Moscow, January 11, Interfax - Federal Security Service officials have submitted to the Prosecutor General's Office materials stating that several high-ranking officials from the Interior Ministry's Main Department for the Prevention of Extremism extorted a large amount of money from a Moscow Muslim community, Kommersant daily reports.
"The Federal Security Service officers obtained information that a major extortion incident had occurred in the Moscow Lefortovsky market before the New year holidays. According to that information, a group of police officers went to the market under the pretext of an inspection, suspended the market's operation and demanded 1 million rubles from traders for permission to resume work," Kommersant writes.
According to the Federal Security Service, the traders only managed to raise half of the amount, but the police officers were content with that and left the market.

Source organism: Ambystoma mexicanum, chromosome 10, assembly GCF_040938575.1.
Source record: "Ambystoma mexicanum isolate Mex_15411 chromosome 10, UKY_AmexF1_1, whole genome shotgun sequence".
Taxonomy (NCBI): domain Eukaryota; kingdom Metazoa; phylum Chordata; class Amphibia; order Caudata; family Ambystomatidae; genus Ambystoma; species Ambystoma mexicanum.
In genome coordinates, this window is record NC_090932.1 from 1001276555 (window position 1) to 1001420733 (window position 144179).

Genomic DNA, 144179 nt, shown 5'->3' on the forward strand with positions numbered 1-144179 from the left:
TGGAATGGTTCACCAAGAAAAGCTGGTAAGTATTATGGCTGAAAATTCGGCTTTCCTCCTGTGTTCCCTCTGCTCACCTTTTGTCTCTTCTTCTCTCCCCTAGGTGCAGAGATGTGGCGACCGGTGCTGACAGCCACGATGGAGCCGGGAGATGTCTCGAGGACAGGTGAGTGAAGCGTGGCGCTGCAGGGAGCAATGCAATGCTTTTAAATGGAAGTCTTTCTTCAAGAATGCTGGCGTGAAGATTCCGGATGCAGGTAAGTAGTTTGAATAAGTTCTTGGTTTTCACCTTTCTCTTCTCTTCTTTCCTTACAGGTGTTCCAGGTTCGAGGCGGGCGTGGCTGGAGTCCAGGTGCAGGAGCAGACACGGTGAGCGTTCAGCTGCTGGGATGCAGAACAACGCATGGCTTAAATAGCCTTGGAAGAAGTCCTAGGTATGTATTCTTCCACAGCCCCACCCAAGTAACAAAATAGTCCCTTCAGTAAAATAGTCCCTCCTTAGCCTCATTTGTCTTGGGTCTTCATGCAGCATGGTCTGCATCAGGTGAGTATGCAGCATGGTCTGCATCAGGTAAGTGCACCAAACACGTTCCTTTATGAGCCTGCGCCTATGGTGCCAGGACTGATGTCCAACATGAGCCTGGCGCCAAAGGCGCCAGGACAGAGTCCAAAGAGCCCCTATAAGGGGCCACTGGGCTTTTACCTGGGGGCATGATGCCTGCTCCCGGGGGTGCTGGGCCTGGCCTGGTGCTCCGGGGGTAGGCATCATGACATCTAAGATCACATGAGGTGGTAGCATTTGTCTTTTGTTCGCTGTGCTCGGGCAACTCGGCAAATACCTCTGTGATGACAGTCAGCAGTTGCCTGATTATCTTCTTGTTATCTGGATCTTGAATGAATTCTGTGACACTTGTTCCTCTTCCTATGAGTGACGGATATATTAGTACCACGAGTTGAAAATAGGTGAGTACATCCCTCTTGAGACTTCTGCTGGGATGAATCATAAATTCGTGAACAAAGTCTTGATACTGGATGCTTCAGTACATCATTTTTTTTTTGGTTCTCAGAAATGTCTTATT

There were high-ranking Interior Ministry officials among the policemen who went to the Lefortovsky market on December 28. Federal Security Service officials submitted the materials they have collected to the Prosecutor General's Office.
According to Kommersant, the police said they were checking reports stating that there was an illegal extremist center disguised as a prayer room at the market, which was visited by Muslim traders and Tajik workers from nearby construction sites.
According to the information possessed by the Federal Security Service, a search of the market yielded religious literature, which is now being studied by experts, and over 600,000 rubles. The owner of the money was found several days later and the money was returned to him, the police said. The police, however, did not say why the money was seized without an official order.
According to Kommersant, informal leaders of the Muslim community at the market have confirmed that the money was returned to them. However, they have officially reported extortion to the Prosecutor General's Office.
The Interior Ministry confirmed to Kommersant that the Prosecutor General's Office has launched a probe into the actions taken by some Interior Ministry officials.
If the information provided by the Federal Security Service is confirmed, prosecutors may submit the materials to the Investigations Committee, which will decide whether a criminal case should be opened.